Belfast Telegraph

Saturday 23 August 2014

Bid to block nuclear plan dismissed

Hinkley Point nuclear power station in Somerset

A bid to quash a decision giving permission for a new nuclear power station on the west coast of England facing Ireland has failed.

An Taisce - the National Trust for Ireland - brought a challenge over the legality of the decision in March by the UK's secretary of state for energy and climate change to grant development consent for the project at Hinkley Point in Somerset - around 150 miles from Ireland.

Its lawyers told Mrs Justice Patterson at London's High Court that there was a failure to undertake "transboundary consultation" with the Irish people beforehand as required by the European Commission's Environmental Impact Assessment Directive.

The UK government says that such consultation was not necessary as it had already dealt with the potentially very severe impact which nuclear accidents - although agreed to be unlikely - could have, were they to happen.

That screening decision process, in April 2012, took into account matters such as the technical information in the environmental statement, prior assessment of the likelihood of accidents and the role of the Office of Nuclear Regulation in licensing.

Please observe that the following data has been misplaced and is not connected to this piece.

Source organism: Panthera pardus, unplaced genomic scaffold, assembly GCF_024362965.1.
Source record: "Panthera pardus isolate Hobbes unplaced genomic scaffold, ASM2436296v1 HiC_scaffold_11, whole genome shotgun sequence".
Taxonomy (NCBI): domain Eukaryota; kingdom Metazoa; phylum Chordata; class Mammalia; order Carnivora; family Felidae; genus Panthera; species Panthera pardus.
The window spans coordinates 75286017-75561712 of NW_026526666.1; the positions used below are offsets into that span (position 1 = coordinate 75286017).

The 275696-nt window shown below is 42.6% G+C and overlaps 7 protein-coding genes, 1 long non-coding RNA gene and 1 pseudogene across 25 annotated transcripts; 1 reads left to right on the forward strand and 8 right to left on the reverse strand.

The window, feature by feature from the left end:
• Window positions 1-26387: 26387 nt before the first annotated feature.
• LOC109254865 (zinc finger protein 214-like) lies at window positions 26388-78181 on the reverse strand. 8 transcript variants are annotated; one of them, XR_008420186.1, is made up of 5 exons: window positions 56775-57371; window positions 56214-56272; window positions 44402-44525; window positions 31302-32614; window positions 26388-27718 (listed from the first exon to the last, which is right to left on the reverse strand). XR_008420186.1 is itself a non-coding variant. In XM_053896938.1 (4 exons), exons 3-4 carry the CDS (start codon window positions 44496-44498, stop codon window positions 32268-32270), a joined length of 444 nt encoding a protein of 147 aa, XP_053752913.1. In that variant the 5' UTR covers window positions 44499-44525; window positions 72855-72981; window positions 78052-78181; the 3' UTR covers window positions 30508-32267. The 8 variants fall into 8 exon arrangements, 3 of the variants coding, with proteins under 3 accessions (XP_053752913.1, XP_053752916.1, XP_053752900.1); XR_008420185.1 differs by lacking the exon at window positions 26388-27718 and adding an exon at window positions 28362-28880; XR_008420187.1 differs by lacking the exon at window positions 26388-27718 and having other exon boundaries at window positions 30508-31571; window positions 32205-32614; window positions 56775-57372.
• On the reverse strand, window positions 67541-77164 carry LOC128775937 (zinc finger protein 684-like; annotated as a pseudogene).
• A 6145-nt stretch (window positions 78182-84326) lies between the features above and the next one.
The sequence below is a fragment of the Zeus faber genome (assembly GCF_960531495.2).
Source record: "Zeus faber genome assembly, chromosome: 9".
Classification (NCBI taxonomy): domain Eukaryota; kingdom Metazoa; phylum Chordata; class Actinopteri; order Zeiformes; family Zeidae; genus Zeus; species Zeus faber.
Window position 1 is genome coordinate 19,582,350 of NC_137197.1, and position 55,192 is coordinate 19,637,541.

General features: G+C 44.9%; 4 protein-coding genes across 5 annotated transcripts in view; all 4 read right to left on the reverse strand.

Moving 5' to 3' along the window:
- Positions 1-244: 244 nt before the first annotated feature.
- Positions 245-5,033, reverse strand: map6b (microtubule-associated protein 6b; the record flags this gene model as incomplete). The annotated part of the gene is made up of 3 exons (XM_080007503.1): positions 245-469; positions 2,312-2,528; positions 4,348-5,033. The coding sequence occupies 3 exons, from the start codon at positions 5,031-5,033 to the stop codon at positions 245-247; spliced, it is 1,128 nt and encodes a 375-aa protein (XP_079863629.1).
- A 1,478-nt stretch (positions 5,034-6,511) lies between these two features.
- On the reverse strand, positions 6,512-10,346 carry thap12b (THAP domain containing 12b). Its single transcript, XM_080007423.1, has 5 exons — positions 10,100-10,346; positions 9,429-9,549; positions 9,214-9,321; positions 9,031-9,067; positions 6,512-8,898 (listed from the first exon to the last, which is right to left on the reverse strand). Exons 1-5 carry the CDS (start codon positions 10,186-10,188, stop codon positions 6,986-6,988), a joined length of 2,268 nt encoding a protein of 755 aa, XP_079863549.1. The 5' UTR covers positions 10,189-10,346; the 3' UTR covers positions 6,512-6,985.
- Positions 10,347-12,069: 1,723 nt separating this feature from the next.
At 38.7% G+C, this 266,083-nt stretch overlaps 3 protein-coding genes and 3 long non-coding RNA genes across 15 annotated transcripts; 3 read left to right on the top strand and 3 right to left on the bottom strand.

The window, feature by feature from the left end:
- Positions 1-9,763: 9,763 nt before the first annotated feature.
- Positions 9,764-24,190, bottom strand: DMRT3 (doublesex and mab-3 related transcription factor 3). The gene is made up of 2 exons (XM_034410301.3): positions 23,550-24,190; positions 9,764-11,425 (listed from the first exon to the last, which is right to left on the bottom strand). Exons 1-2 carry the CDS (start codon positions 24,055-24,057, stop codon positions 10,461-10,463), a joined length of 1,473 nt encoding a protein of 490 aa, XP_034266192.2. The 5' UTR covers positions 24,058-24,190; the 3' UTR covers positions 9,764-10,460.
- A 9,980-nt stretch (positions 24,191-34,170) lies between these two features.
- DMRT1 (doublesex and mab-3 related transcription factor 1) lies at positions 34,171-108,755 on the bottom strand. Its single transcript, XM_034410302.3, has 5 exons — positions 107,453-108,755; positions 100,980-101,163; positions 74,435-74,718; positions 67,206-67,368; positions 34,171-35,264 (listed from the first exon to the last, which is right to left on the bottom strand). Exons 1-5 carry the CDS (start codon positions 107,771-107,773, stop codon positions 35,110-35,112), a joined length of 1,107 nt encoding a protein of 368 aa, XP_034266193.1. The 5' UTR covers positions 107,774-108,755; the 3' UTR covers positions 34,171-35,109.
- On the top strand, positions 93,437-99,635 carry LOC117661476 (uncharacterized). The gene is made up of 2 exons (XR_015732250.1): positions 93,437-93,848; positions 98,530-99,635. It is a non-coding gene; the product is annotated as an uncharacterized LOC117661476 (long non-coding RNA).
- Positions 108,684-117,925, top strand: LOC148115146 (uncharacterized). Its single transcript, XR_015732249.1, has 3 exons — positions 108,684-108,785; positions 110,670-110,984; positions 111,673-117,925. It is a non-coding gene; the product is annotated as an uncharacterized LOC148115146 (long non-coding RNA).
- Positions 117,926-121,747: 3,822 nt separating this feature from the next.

Transboundary consultation was only required in relation to significant environmental effects of which there was a "real risk" or a "serious possibility", it argued, and not those in relation to which there was only a bare possibility.

Dismissing the case, the judge rejected An Taisce's argument that the secretary of state misdirected himself as to the meaning of the relevant regulations in considering only impacts arising from the ordinary regulated operation of the nuclear power station and not "unlikely", but nevertheless possible, impacts from other scenarios.

She also rejected its claim that there was a failure to comply with the regulations by omitting to take into account the possible impacts arising from unplanned or accidental effects of the development.

She said that opinions from a variety of expert sources provided a sound and reasoned rational basis for the secretary of state to come to his decision and he had sufficient information to amount to a comprehensive assessment for the purposes of the directive.

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